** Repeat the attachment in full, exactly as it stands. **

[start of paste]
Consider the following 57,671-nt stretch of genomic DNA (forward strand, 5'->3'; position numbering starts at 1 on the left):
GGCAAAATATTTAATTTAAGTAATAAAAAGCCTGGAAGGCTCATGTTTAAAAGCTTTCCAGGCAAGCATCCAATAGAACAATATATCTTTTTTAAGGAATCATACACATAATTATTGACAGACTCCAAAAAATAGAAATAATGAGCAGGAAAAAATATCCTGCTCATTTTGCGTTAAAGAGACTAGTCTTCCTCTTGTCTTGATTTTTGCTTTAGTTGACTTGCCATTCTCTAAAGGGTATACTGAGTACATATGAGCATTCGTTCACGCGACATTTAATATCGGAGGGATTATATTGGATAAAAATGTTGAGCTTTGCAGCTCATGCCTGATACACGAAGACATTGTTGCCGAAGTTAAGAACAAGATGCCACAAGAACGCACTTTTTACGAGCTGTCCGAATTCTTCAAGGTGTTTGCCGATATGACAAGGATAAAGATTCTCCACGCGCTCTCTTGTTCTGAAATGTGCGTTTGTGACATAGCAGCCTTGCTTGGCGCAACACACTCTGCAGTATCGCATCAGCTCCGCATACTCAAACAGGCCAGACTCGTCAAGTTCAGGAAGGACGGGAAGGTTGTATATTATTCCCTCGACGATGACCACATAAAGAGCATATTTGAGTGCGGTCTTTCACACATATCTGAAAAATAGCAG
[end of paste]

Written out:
Consider the following 57,671-nt stretch of genomic DNA (forward strand, 5'->3'; position numbering starts at 1 on the left):
GGCAAAATATTTAATTTAAGTAATAAAAAGCCTGGAAGGCTCATGTTTAAAAGCTTTCCAGGCAAGCATCCAATAGAACAATATATCTTTTTTAAGGAATCATACACATAATTATTGACAGACTCCAAAAAATAGAAATAATGAGCAGGAAAAAATATCCTGCTCATTTTGCGTTAAAGAGACTAGTCTTCCTCTTGTCTTGATTTTTGCTTTAGTTGACTTGCCATTCTCTAAAGGGTATACTGAGTACATATGAGCATTCGTTCACGCGACATTTAATATCGGAGGGATTATATTGGATAAAAATGTTGAGCTTTGCAGCTCATGCCTGATACACGAAGACATTGTTGCCGAAGTTAAGAACAAGATGCCACAAGAACGCACTTTTTACGAGCTGTCCGAATTCTTCAAGGTGTTTGCCGATATGACAAGGATAAAGATTCTCCACGCGCTCTCTTGTTCTGAAATGTGCGTTTGTGACATAGCAGCCTTGCTTGGCGCAACACACTCTGCAGTATCGCATCAGCTCCGCATACTCAAACAGGCCAGACTCGTCAAGTTCAGGAAGGACGGGAAGGTTGTATATTATTCCCTCGACGATGACCACATAAAGAGCATATTTGAGTGCGGTCTTTCACACATATCTGAAAAATAGCAG